Out of every five deaths among U.S. teens, two are caused by vehicle accidents. It is important to realize that numerous factors can influence the driving abilities of teenagers. Prominent amongst these are inexperience, peer pressure, failure to use safety gear and sleep deprivation. For this reason, the state promotes safe driving practices and defensive driving techniques by offering driver training programs.
When it comes to drivers training in Massachusetts, the state has a detailed procedure in place to ensure that drivers are fully aware of their responsibilities. The road to obtaining a driving license is a lengthy one. The state has in place a graduated driver licensing program known as Junior Operator License. Sixteen years old applicants can apply for a Class D Learner’s permit. You are eligible to apply for a Junior Operator License once you are sixteen and a half years old, but you will be required to complete a driver’s education program.
This will consist of two components. The first is the classroom instruction of thirty hours. The second component is also known as driver training that involves twelve hours of behind-the-wheel instruction as well as six hours of in-car observation. This actual practice and training of driving skills and techniques constitutes driver training. Once you complete this program and obtain a driver education certificate, you must present it to Massachusetts Registry of Motor Vehicles when applying for a Class D driver’s license.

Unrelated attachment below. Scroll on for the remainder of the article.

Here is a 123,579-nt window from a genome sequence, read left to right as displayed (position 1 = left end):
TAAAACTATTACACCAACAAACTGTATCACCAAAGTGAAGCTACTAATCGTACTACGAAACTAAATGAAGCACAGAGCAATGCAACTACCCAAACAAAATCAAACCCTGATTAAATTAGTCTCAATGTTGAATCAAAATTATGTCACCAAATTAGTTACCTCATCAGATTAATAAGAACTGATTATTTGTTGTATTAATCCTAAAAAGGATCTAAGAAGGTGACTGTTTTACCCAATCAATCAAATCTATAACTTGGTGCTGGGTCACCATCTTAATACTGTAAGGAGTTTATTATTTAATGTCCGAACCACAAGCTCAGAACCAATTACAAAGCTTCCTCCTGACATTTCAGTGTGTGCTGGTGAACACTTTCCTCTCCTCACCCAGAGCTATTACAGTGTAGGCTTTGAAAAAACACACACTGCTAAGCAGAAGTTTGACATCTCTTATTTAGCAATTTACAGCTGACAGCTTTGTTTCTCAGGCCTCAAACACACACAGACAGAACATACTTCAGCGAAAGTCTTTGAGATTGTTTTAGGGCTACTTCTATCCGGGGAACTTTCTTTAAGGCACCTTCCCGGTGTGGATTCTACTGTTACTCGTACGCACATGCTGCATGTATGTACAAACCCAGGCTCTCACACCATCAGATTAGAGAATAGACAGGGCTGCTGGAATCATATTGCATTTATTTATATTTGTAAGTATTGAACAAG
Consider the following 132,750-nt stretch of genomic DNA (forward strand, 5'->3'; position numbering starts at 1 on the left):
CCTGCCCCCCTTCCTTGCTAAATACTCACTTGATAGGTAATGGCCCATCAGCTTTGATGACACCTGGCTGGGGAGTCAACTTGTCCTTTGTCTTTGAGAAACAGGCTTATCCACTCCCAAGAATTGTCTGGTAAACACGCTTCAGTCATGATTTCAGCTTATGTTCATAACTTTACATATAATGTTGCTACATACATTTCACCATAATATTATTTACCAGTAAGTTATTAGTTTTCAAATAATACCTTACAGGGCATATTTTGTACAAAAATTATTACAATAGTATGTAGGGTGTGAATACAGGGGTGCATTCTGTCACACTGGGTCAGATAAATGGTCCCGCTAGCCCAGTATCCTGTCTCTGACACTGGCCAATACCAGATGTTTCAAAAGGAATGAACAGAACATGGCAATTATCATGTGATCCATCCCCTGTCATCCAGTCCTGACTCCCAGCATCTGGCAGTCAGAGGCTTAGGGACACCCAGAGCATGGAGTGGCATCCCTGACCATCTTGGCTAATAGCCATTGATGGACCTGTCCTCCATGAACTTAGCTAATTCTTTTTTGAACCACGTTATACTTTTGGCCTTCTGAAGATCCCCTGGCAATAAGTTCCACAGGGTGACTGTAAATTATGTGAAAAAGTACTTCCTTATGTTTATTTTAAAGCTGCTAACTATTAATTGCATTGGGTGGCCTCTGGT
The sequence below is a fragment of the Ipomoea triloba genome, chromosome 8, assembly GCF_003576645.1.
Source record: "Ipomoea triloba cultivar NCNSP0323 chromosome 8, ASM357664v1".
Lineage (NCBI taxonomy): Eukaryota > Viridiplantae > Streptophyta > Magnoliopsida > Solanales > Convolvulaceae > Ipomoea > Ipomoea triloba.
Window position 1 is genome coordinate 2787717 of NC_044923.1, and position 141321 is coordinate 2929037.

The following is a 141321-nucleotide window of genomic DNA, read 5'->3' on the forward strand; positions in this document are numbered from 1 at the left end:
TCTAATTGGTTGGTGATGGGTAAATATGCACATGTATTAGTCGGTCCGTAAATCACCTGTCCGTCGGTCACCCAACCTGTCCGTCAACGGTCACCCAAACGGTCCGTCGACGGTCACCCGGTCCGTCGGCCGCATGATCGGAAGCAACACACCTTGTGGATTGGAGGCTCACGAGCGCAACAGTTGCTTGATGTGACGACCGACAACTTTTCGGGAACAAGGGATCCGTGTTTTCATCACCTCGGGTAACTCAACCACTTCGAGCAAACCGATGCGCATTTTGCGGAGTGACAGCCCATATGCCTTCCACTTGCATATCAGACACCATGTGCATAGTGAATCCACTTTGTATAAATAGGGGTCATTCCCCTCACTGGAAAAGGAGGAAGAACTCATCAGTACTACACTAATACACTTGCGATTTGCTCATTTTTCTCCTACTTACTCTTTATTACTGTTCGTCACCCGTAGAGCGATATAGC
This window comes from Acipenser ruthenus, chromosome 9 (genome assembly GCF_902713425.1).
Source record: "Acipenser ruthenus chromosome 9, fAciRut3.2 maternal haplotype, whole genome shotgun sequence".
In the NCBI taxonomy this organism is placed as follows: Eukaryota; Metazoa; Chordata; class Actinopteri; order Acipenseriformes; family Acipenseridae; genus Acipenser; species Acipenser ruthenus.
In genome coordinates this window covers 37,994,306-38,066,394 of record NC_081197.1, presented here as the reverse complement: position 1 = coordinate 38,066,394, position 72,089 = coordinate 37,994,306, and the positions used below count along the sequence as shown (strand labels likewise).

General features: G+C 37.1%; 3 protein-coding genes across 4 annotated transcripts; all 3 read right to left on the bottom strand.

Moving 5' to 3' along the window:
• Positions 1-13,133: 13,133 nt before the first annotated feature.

All applicants under eighteen years of age must complete a driver education program from their high school or from a state approved professional driving school. Driver Skills Development programs and driver training courses are also offered to holders of valid learner permit and driving licenses. These can lower your insurance premiums. They can also reduce some of the points from your driving record.
In addition to this all applicants less than eighteen years of age must seek an approval from their parents in order to obtain a license. Parents can deny this privilege if they feel that their child is immature or not experienced enough to operate vehicles. Driver training makes participants more aware of their behavior behind-the-wheel and will ultimately produce drivers who are safety conscious and confident.